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2024 Ford F-150 Hybrid Will Be More Common, Cheaper

Even though it’s investing heavily in all-electric vehicles, Ford remains dedicated to hybrids as well, which the automaker believes will continue to be strong sellers for years to come. However,  CEO Jim Farley still previously admitted that he was a bit surprised at just how popular the Ford F-150 PowerBoost hybrid became when it launched for the 2021 model year, at least part of which is driven by its incredibly useful Pro Power Onboard feature. That’s precisely why the automaker decided to make the twin-turbocharged 3.5L V6 PowerBoost cheaper and easier to obtain in conjunction with the 2024 Ford F-150 refresh, too.

As FoMoCo pointed out, the 2023 Ford F-150 was the best-selling full-hybrid pickup in the U.S. through the first half of 2023, and sales of that particular model were also up 28.1 percent over that same time span – with the hybrid accounting for 10 percent of all F-150 pickups sold. However, Ford is aiming to double that mix in the 2024 model year, and make the PowerBoost one of the best-selling hybrids of any kind in the U.S., too.

To accomplish that goal, 2024 Ford F-150 customers will find that opting for the PowerBoost powertrain – which is now available on the XLT through Platinum Plus – over the standard twin-turbocharged 3.5L V6 EcoBoost costs precisely the same. This means that customers can get a more powerful and efficient powertrain in their new pickup for the same price, along with 2.4kW of Pro Power Onboard as standard, while the more powerful 7.2kW capacity can be added as an option.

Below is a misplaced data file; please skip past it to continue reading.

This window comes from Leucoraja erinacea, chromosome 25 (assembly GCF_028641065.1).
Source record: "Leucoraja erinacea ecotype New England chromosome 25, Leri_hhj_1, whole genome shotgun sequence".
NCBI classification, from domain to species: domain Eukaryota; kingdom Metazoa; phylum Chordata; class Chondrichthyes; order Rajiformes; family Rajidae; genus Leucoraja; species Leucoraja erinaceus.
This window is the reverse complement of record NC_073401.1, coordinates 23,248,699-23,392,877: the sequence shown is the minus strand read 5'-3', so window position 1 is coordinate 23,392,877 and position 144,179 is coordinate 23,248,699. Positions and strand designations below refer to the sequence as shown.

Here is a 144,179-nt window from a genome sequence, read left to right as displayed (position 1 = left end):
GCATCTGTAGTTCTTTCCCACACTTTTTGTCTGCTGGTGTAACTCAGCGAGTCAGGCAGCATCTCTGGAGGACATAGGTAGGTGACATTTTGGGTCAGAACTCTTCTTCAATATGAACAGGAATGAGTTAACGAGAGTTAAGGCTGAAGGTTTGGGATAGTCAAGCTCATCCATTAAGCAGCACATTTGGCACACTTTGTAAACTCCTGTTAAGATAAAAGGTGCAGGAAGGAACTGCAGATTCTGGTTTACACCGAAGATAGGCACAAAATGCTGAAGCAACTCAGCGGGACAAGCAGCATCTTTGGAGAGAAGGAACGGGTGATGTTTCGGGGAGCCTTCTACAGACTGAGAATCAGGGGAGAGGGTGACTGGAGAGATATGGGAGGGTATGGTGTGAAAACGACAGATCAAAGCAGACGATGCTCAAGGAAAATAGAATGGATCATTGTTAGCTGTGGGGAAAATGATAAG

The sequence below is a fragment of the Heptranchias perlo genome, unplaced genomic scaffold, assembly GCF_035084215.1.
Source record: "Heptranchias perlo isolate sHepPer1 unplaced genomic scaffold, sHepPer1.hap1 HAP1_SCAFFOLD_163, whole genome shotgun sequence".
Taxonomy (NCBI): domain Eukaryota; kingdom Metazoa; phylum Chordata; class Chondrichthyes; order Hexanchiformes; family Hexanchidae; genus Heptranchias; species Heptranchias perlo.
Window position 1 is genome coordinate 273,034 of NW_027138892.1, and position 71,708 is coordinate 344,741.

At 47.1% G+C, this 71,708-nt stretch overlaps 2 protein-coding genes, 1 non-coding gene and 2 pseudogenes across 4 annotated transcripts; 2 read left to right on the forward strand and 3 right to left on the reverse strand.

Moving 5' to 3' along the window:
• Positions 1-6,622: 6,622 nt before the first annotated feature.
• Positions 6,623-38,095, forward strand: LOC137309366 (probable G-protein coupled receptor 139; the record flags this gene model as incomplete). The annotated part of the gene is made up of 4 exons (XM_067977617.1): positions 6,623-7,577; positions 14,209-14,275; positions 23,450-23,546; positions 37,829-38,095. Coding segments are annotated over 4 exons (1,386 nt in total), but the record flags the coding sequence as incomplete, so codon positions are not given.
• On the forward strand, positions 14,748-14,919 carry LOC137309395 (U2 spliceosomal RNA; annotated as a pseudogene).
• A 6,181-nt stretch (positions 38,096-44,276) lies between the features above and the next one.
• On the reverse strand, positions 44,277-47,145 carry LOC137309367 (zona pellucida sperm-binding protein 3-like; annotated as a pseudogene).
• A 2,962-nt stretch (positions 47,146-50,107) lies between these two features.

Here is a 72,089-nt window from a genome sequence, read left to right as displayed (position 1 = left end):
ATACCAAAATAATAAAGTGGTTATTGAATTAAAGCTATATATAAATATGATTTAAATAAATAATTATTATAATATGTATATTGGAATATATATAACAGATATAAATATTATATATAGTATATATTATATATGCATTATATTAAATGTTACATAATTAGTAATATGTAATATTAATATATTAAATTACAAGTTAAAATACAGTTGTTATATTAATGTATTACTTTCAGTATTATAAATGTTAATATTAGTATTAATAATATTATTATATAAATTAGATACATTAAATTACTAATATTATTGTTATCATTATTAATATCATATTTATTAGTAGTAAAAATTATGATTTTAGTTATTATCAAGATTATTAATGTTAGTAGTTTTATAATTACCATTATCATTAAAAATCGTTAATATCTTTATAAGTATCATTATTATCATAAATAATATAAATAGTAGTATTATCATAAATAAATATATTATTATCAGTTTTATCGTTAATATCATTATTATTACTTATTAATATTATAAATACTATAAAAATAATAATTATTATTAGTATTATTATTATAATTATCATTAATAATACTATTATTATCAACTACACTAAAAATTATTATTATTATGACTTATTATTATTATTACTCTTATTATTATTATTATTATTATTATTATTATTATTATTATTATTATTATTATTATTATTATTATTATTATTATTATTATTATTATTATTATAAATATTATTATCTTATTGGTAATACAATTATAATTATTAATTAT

“We’re making hybrid more accessible to our customers, giving them the power of choice by offering it as the same price as the 3.5L EcoBoost,” said Andrew Frick, vice president, Sales and Trucks, Ford Blue. “This is the latest example of Ford democratizing technology for all truck customers. We did it with EcoBoost engines and with high-strength, military-grade aluminum alloy bodies for greater capability, and now we’re doing it with PowerBoost Hybrid.”

We’ll have more on the 2024 Ford F-150 soon, so be sure and subscribe to Ford Authority for the latest Ford F-Series newsFord F-150 news, and comprehensive Ford news coverage.

Brett's lost track of all the Fords he's owned over the years and how much he's spent modifying them, but his current money pits include an S550 Mustang and 13th gen F-150.

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Comments

  1. David Dickinson II

    The PowerBoost hybrid will be successful because it gives consumers capabilities that they wouldn’t otherwise have with a straight-up ICE, and it doesn’t require infrastructure upgrades to operate. It is the no-brainer solution Ford should have thought of first.

    Reply
  2. Mf

    I test drove a powerboost and came away impressed. That said, it would be even better with the coyote V8, and it would be even better with a PHEV and a little more powerful motor. If you could drive it up to 80mph in all electric mode for 20 miles or so, I could cut a huge portion of my gas use out.

    Reply
    1. no thanks

      Maybe don’t drive 80mph if you’re wanting economy

      Reply
  3. Shane

    Like all the recent automotive news articles are saying…EVs have failed, Americans simply aren’t buying them. We will keep boycotting EVs with other Americans. #BudLightEVs

    Reply
    1. Champ